Last time, we took a look at a few common mistakes that are easy to make when trying to attribute cyber attacks. To recap:
- Panic over one indicator
- Chase unrealistic threat models (Are you a cleared defense contractor or a law firm servicing one? No? Then APTs are probably not for you.)
- Demand unambiguous data before implementing mitigations. You will not get it, and you will annoy your SOC.
This is actually pretty decent as banking phishes go. There aren’t any obvious English mistakes tying the content to a specific geographic region*, the language is not hyperbolic, and the signature at the bottom is for a real person. Further, there is no WHOIS data, so the first inclination is to throw up our hands and call it a day. But when we pulled up the landing page, servicesbay[.]ru/server.one (currently down), it has provided a form to enter personal financial information that mirrored MBNA site resources but did not validate user input. Further, the root domain had an open directory leading to other phishes. From an attribution standpoint, we now know a few things:
- The phish was not targeted. No personal victim information appeared on the pitch, and elements of its language could be tracked back to at least 2012.
- The threat actor sophistication is low.
We could stop here, if so inclined. Looking at the mechanism of the phish itself, one can form a reasonable belief that it is not targeted specifically to our organization, and the actor is of low sophistication. Those are really the bare bones needed to implement threat mitigations. But let's take it a little further.
Passive DNS on the landing page has yielded the following (now mostly down):
One of those hits is a vk.com profile:
And there we have a name to match our phish. Some caveats:
We have absolutely NOT proven 100% that the above name is behind the phish. Passive DNS does not prove a direct one-to-one link between ownership of multiple websites, even when the overall number of hosts is exceptionally low. Further, we don’t know who the cs-def site owner has given admin credentials to; and lastly, we can’t discount the possibility of a malicious third-party executing a takeover of his infrastructure. However...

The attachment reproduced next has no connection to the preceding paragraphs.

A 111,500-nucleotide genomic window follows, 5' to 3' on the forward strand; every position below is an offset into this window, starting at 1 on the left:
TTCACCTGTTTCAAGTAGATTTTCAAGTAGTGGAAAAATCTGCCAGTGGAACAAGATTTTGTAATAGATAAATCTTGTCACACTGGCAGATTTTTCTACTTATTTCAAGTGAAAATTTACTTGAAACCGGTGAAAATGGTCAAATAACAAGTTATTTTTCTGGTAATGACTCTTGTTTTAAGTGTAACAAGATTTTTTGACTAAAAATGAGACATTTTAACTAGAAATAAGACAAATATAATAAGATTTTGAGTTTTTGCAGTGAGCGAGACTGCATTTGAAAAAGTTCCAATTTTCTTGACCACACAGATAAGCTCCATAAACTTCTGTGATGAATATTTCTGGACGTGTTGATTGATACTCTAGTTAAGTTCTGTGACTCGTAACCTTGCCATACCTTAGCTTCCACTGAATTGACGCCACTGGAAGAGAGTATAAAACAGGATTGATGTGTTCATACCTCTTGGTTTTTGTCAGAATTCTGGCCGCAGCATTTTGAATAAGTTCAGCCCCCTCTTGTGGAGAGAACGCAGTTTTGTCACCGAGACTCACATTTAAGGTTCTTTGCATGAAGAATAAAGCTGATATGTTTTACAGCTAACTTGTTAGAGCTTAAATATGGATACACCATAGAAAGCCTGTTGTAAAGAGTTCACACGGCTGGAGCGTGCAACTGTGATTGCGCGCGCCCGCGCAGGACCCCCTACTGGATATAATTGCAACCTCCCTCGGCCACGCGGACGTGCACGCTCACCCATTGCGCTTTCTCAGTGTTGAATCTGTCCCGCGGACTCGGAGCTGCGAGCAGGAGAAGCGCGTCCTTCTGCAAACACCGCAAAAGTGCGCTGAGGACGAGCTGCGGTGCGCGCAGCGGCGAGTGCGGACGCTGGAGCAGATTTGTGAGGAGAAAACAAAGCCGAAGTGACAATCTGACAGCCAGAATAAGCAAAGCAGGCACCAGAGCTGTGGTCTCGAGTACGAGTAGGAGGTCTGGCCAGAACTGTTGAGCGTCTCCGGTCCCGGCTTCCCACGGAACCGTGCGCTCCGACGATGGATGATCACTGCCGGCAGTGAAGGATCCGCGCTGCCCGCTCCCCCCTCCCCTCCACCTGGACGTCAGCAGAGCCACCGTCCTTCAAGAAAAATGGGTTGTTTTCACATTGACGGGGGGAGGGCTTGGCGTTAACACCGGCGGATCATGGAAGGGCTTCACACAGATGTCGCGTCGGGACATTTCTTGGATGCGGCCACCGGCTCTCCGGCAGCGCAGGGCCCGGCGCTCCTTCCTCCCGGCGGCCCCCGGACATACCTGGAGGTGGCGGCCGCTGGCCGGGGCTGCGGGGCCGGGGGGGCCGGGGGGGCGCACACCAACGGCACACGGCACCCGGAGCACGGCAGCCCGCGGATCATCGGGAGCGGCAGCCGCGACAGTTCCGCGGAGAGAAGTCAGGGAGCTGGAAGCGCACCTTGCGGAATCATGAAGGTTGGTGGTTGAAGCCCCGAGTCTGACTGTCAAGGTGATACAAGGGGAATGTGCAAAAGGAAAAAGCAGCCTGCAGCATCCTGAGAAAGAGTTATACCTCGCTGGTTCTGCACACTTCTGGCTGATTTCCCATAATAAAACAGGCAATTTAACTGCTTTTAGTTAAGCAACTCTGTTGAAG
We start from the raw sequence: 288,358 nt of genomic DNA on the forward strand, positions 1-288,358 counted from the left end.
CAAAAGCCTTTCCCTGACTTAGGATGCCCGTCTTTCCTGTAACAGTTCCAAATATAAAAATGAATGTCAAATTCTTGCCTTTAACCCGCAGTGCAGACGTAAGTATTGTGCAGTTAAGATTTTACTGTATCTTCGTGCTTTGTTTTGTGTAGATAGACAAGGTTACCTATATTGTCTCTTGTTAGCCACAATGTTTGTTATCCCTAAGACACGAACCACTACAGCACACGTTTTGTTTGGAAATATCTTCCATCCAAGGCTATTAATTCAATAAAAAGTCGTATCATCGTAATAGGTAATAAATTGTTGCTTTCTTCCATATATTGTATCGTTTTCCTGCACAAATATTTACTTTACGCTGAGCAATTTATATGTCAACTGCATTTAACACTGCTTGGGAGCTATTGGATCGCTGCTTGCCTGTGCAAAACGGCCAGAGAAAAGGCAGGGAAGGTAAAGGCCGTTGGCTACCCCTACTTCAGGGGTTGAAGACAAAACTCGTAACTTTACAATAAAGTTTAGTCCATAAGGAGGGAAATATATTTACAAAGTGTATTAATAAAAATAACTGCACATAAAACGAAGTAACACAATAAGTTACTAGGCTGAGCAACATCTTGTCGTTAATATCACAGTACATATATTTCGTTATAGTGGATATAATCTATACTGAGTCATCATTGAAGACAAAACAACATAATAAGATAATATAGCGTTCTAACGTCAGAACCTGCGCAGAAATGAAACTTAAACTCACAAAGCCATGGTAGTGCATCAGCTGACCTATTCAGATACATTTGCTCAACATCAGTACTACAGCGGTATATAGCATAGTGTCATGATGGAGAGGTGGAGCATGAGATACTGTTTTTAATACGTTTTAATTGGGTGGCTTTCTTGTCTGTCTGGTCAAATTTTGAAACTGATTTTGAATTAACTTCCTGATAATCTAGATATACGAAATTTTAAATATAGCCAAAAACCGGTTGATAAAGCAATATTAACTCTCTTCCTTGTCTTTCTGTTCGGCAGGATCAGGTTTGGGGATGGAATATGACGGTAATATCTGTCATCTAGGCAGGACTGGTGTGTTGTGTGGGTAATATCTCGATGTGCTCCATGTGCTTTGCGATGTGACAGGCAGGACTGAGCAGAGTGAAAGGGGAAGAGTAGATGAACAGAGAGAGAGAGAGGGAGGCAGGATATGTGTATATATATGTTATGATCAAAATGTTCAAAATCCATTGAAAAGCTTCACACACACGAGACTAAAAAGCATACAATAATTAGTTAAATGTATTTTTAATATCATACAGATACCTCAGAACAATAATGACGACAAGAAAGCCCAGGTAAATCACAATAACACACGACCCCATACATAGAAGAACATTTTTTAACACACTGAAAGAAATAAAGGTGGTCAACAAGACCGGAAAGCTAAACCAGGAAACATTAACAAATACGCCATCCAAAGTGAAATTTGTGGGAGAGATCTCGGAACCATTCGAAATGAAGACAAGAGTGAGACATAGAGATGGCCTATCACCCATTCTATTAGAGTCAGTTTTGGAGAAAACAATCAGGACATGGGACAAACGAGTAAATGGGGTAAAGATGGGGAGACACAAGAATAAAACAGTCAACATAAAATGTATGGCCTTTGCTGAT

We have a reasonable, evidence-backed suspicion that a Russian actor has instigated a generic, low-sophistication phishing wave sent to targets of opportunity.Given that the above statement is sufficient grounds to make an informed decision on security mitigations, we can consider the attribution complete. Notice that none of the information above is definitive. Alternative Competing Hypotheses can still be applied. The important part is that internal attribution** does not have to be definitive. It has to be reasonable. Should new information alter prior judgement, the attribution should swing back to incomplete and we start the process over.
So we can see using the above example that attribution does not have to be painful, dramatic, or movie-plot ridiculous. At its core, practical cyber threat attribution is about making reasonable judgments against a typically reliable data set in order to drive mitigation decisions. No Pandas, Bears, or three-dimensional matrices required. Tune in next time for Part III: Where Do I Go From Here?
* People go wrong here quite a bit. Amateur language analysis tends to rely heavily on tone, and quantity of mistakes. This is wrong. Rough geographic language typing is done by the quality of mistakes, as second language communicators tend to make English mistakes congruent with the grammar of their native language.
** ALL of your attributions should be internal.